Several months ago at about 5:00 in the morning I was driving my husband, Paul, back to the airport. He had come up with me to PA to stay with my family for five days, and then I stayed on to spend extra time with everyone while he returned to work.

I knew roughly how to get to the airport, but asked my mother to write down directions just in case. Instead, she gave me her GPS. When it told me to exit onto PA-3 from 202 South, I knew that I should not have. But then again, what do I know compared to a machine? So we did, and ended up taking several hilly, unlit, back roads through neighborhoods with lots of stop signs. Did I mention that this was on the way to an international airport in a major US city?

It was kind of ridiculous.

I don’t own a GPS, and have no desire for one. I even turned off the GPS function on my cell phone when I found out that it would automatically furnish my Facebook family and friends with my location on each status update (yes, police can still find you through your cell if you turn yours off too. I checked).

It seems that every time I have used someone else’s GPS I get a bunch of snide “recalculating” remarks from Garmina, or I get sent on a wild goose chase. Yet I can’t deny that we eventually got to the airport. In fact, every time I have used a GPS I’ve successfully made it to my destination, albeit a little worse for wear and with a few good U-turns thrown into the mix to keep things interesting.

No matter how much I dislike them, owning a GPS has its pros.

One of the strong suits of a GPS is that it will get you out of any situation. You can take as many wrong turns as you want, and it will recalculate a whole new way to get where you want to go. You can get lost in the middle of PA and hit the “home” button, and sure enough, it will guide you. It just may not be the route that you would like to go.

The same is true of dead end financial situations you may be in. You may know where you want to go, but along the way you are taken on routes with obstacles, stop signs, and forced to make questionable U-turns.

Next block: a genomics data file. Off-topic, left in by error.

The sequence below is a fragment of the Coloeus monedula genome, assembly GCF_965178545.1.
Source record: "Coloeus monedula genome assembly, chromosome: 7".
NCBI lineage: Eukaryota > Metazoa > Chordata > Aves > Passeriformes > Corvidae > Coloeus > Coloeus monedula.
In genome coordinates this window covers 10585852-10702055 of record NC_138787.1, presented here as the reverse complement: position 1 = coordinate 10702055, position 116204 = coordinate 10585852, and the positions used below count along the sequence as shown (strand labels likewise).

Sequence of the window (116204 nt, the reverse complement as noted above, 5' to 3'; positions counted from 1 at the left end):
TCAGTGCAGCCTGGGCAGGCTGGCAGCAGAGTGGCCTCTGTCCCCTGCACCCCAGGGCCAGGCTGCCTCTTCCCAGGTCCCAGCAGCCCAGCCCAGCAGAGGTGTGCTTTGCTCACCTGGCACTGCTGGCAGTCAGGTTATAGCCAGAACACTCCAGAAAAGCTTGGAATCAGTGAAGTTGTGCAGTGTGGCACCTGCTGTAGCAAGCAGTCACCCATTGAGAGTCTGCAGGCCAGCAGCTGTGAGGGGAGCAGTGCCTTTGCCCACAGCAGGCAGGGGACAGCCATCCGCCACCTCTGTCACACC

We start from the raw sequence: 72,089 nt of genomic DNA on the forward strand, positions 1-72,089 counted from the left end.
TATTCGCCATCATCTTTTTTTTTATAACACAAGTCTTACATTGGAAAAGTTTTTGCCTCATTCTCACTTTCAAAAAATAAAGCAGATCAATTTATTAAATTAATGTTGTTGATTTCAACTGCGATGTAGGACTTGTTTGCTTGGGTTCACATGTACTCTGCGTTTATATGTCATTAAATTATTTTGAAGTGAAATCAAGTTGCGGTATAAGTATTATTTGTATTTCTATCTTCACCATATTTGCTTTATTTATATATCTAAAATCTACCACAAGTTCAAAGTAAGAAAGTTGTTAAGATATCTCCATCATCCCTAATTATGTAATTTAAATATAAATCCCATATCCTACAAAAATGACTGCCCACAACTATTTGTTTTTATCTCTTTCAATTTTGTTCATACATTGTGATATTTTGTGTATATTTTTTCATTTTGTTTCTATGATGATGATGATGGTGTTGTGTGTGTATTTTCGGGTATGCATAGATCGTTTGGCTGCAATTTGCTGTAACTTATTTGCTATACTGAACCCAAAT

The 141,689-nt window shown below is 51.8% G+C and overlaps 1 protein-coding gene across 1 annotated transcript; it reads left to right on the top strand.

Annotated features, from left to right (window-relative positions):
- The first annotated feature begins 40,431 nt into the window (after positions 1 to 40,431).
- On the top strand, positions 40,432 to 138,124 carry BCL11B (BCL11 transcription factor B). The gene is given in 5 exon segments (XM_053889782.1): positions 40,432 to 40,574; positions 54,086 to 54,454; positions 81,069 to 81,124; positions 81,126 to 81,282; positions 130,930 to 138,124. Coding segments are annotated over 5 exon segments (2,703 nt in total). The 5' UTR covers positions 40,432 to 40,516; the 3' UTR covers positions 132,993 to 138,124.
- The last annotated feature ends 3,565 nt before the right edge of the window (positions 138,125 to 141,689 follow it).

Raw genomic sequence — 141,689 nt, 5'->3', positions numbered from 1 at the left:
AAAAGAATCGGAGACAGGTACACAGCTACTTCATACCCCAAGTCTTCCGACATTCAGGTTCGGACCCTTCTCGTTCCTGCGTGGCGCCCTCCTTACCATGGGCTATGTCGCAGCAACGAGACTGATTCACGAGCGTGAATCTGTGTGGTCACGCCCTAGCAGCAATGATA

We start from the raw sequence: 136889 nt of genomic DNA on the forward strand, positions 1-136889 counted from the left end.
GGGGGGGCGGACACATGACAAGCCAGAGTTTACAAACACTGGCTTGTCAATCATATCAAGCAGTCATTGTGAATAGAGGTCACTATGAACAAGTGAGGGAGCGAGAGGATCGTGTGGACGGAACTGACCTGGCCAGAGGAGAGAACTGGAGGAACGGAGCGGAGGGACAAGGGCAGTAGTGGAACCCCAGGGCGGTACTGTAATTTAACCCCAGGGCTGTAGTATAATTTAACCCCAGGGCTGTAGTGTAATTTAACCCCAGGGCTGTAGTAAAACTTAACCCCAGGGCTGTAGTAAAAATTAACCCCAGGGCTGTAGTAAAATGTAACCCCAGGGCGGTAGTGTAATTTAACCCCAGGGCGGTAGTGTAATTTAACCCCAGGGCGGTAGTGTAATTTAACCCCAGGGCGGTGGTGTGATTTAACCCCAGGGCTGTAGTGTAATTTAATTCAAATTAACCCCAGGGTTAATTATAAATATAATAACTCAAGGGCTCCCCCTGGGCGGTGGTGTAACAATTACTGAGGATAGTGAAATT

Let me show you how to “recalculate” your way out of some of the worst of these financial situations.

GPS

Living Paycheck to Paycheck: Recalculating

Living paycheck to paycheck is very stressful. It means you are juggling the entire month long, waiting to pay certain bills until you reach payday, timing account transfers and direct deposits, and waiting. You can’t ever get ahead financially—barring a decent pay raise—because there is no room to save money. When the occasional emergency pops up, the juggling takes on a whole new level of intensity, and sometimes other bills just don’t get paid.

  • Build Up an Emergency Fund: I know, I know, I already mentioned (and you already know) how difficult it is to save when you are living paycheck to paycheck. But there are some ways to accomplish this that you may not have thought of. Have you had a large tax return in recent years? Check with your HR to see if you can adjust so that your monthly paychecks are larger instead of getting it all at the end of the year. If you are paid every other week, then two months out of the year you will receive three paychecks. Instead of spending the paycheck (or allowing it to magically absorb into thin air), purposefully deposit a chunk or all of it into your savings account.
  • Focus on One Category of Spending and Whittle it Down: It may seem overwhelming trying to figure out where to start when it comes to decreasing your expenses. But if you choose just one category (food or entertainment, or phone/internet/cable) and focus on whittling it down, you will begin to make some headway. Next month, choose a different category. As an example, you can challenge yourself to cut your food bill by 30%. You might not be able to, but by setting such a lofty goal you will be sure to be in a better position than if you had never set the goal at all. Here are some ideas for saving on fixed costs such as your home or rent.